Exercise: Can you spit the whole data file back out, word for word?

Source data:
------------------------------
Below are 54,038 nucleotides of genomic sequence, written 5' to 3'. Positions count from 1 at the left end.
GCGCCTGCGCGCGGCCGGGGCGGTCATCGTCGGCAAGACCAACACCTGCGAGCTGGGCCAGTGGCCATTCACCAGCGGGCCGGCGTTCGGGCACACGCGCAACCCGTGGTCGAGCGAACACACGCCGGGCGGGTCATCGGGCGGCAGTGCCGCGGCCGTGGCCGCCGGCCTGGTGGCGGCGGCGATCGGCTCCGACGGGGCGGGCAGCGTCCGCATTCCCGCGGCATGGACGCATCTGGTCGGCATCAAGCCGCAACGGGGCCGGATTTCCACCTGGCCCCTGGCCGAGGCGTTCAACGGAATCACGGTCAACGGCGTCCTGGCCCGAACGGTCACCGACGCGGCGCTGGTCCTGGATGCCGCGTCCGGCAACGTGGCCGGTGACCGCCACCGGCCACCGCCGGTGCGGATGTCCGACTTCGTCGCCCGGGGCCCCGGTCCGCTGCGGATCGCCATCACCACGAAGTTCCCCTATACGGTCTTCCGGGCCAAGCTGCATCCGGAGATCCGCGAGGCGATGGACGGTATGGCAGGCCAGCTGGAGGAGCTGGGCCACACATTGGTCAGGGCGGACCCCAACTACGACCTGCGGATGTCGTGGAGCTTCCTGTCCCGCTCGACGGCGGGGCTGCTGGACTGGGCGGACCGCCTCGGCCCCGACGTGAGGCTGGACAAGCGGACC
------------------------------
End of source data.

Below are 54,038 nucleotides of genomic sequence, written 5' to 3'. Positions count from 1 at the left end.
GCGCCTGCGCGCGGCCGGGGCGGTCATCGTCGGCAAGACCAACACCTGCGAGCTGGGCCAGTGGCCATTCACCAGCGGGCCGGCGTTCGGGCACACGCGCAACCCGTGGTCGAGCGAACACACGCCGGGCGGGTCATCGGGCGGCAGTGCCGCGGCCGTGGCCGCCGGCCTGGTGGCGGCGGCGATCGGCTCCGACGGGGCGGGCAGCGTCCGCATTCCCGCGGCATGGACGCATCTGGTCGGCATCAAGCCGCAACGGGGCCGGATTTCCACCTGGCCCCTGGCCGAGGCGTTCAACGGAATCACGGTCAACGGCGTCCTGGCCCGAACGGTCACCGACGCGGCGCTGGTCCTGGATGCCGCGTCCGGCAACGTGGCCGGTGACCGCCACCGGCCACCGCCGGTGCGGATGTCCGACTTCGTCGCCCGGGGCCCCGGTCCGCTGCGGATCGCCATCACCACGAAGTTCCCCTATACGGTCTTCCGGGCCAAGCTGCATCCGGAGATCCGCGAGGCGATGGACGGTATGGCAGGCCAGCTGGAGGAGCTGGGCCACACATTGGTCAGGGCGGACCCCAACTACGACCTGCGGATGTCGTGGAGCTTCCTGTCCCGCTCGACGGCGGGGCTGCTGGACTGGGCGGACCGCCTCGGCCCCGACGTGAGGCTGGACAAGCGGACC